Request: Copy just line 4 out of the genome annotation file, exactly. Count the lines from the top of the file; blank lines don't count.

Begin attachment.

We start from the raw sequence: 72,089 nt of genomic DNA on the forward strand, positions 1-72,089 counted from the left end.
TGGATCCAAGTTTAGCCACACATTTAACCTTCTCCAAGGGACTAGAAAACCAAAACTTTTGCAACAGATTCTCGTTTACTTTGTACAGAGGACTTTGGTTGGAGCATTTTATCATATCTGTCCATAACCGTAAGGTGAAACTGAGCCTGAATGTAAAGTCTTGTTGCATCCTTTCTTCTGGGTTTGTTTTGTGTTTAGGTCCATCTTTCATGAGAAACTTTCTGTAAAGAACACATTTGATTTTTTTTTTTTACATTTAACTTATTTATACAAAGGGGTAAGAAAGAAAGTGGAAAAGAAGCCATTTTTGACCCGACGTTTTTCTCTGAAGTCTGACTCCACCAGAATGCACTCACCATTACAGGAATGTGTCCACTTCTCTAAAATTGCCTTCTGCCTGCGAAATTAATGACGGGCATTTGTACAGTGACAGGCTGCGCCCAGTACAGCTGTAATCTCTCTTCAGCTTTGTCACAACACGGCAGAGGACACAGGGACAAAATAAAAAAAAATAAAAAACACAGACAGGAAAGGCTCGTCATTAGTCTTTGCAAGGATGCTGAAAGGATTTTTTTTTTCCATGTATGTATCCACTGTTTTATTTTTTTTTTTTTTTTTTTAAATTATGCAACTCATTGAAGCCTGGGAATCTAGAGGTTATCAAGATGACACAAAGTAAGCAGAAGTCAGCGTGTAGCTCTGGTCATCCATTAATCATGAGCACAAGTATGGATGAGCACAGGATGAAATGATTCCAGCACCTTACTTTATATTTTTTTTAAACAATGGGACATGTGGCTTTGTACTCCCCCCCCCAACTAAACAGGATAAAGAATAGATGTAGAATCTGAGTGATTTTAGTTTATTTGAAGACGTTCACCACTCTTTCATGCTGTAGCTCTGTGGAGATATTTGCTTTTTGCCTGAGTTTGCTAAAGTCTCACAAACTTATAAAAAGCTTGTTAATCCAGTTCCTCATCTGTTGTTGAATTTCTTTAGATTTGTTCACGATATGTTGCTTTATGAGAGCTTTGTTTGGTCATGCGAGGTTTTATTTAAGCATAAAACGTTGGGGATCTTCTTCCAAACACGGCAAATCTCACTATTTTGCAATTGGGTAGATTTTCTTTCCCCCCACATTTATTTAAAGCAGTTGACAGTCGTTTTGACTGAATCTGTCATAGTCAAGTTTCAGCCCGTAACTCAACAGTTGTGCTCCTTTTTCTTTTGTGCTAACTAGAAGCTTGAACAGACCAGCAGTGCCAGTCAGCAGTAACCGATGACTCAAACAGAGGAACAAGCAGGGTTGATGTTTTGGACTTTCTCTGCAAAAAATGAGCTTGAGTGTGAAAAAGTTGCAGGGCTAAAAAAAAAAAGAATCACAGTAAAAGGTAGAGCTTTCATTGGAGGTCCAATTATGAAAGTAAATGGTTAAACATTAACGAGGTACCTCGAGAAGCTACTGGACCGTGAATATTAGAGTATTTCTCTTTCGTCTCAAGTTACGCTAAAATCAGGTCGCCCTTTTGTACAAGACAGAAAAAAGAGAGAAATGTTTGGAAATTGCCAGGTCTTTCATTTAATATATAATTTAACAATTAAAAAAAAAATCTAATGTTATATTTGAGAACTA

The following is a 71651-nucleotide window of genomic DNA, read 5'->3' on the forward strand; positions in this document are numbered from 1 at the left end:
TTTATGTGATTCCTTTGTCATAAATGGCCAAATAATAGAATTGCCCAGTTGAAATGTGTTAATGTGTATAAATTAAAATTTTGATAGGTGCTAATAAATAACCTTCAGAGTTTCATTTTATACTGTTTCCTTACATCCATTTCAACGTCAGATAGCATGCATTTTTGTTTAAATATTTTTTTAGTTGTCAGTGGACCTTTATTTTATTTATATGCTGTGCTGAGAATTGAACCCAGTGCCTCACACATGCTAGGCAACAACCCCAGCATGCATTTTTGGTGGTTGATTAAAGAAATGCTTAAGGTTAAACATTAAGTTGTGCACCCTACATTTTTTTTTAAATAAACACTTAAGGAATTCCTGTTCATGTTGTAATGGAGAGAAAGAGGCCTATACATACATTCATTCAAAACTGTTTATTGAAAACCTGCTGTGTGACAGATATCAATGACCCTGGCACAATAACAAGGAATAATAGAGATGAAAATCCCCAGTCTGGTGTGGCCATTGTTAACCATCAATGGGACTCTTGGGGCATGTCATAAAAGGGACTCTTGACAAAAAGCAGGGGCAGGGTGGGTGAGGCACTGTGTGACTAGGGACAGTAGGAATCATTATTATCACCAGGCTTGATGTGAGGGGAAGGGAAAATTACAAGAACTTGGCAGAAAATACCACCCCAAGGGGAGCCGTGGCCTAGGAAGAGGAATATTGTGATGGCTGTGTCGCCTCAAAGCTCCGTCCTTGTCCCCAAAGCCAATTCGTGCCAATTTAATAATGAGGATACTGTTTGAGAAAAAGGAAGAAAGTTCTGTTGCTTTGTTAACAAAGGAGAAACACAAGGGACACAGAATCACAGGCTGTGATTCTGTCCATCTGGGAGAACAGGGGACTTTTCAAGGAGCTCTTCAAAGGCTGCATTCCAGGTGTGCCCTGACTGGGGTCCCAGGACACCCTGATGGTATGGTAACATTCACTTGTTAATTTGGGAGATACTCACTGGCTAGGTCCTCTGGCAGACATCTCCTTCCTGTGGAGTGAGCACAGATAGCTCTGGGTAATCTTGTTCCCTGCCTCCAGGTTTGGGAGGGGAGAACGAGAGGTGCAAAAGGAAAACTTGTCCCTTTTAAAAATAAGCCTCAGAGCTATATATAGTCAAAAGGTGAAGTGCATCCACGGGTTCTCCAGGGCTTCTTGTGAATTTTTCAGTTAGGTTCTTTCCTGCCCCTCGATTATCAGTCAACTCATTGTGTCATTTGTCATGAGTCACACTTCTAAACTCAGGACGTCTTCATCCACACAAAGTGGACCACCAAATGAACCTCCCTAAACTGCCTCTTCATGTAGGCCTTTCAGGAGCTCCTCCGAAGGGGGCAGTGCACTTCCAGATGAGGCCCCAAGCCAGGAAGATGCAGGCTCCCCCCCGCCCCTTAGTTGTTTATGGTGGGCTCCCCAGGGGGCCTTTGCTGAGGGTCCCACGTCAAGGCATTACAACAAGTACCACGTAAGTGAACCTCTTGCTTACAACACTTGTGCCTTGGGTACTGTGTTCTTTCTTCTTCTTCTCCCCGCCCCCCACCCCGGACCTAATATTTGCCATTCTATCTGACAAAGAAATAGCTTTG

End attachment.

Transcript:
TTTATGTGATTCCTTTGTCATAAATGGCCAAATAATAGAATTGCCCAGTTGAAATGTGTTAATGTGTATAAATTAAAATTTTGATAGGTGCTAATAAATAACCTTCAGAGTTTCATTTTATACTGTTTCCTTACATCCATTTCAACGTCAGATAGCATGCATTTTTGTTTAAATATTTTTTTAGTTGTCAGTGGACCTTTATTTTATTTATATGCTGTGCTGAGAATTGAACCCAGTGCCTCACACATGCTAGGCAACAACCCCAGCATGCATTTTTGGTGGTTGATTAAAGAAATGCTTAAGGTTAAACATTAAGTTGTGCACCCTACATTTTTTTTTAAATAAACACTTAAGGAATTCCTGTTCATGTTGTAATGGAGAGAAAGAGGCCTATACATACATTCATTCAAAACTGTTTATTGAAAACCTGCTGTGTGACAGATATCAATGACCCTGGCACAATAACAAGGAATAATAGAGATGAAAATCCCCAGTCTGGTGTGGCCATTGTTAACCATCAATGGGACTCTTGGGGCATGTCATAAAAGGGACTCTTGACAAAAAGCAGGGGCAGGGTGGGTGAGGCACTGTGTGACTAGGGACAGTAGGAATCATTATTATCACCAGGCTTGATGTGAGGGGAAGGGAAAATTACAAGAACTTGGCAGAAAATACCACCCCAAGGGGAGCCGTGGCCTAGGAAGAGGAATATTGTGATGGCTGTGTCGCCTCAAAGCTCCGTCCTTGTCCCCAAAGCCAATTCGTGCCAATTTAATAATGAGGATACTGTTTGAGAAAAAGGAAGAAAGTTCTGTTGCTTTGTTAACAAAGGAGAAACACAAGGGACACAGAATCACAGGCTGTGATTCTGTCCATCTGGGAGAACAGGGGACTTTTCAAGGAGCTCTTCAAAGGCTGCATTCCAGGTGTGCCCTGACTGGGGTCCCAGGACACCCTGATGGTATGGTAACATTCACTTGTTAATTTGGGAGATACTCACTGGCTAGGTCCTCTGGCAGACATCTCCTTCCTGTGGAGTGAGCACAGATAGCTCTGGGTAATCTTGTTCCCTGCCTCCAGGTTTGGGAGGGGAGAACGAGAGGTGCAAAAGGAAAACTTGTCCCTTTTAAAAATAAGCCTCAGAGCTATATATAGTCAAAAGGTGAAGTGCATCCACGGGTTCTCCAGGGCTTCTTGTGAATTTTTCAGTTAGGTTCTTTCCTGCCCCTCGATTATCAGTCAACTCATTGTGTCATTTGTCATGAGTCACACTTCTAAACTCAGGACGTCTTCATCCACACAAAGTGGACCACCAAATGAACCTCCCTAAACTGCCTCTTCATGTAGGCCTTTCAGGAGCTCCTCCGAAGGGGGCAGTGCACTTCCAGATGAGGCCCCAAGCCAGGAAGATGCAGGCTCCCCCCCGCCCCTTAGTTGTTTATGGTGGGCTCCCCAGGGGGCCTTTGCTGAGGGTCCCACGTCAAGGCATTACAACAAGTACCACGTAAGTGAACCTCTTGCTTACAACACTTGTGCCTTGGGTACTGTGTTCTTTCTTCTTCTTCTCCCCGCCCCCCACCCCGGACCTAATATTTGCCATTCTATCTGACAAAGAAATAGCTTTG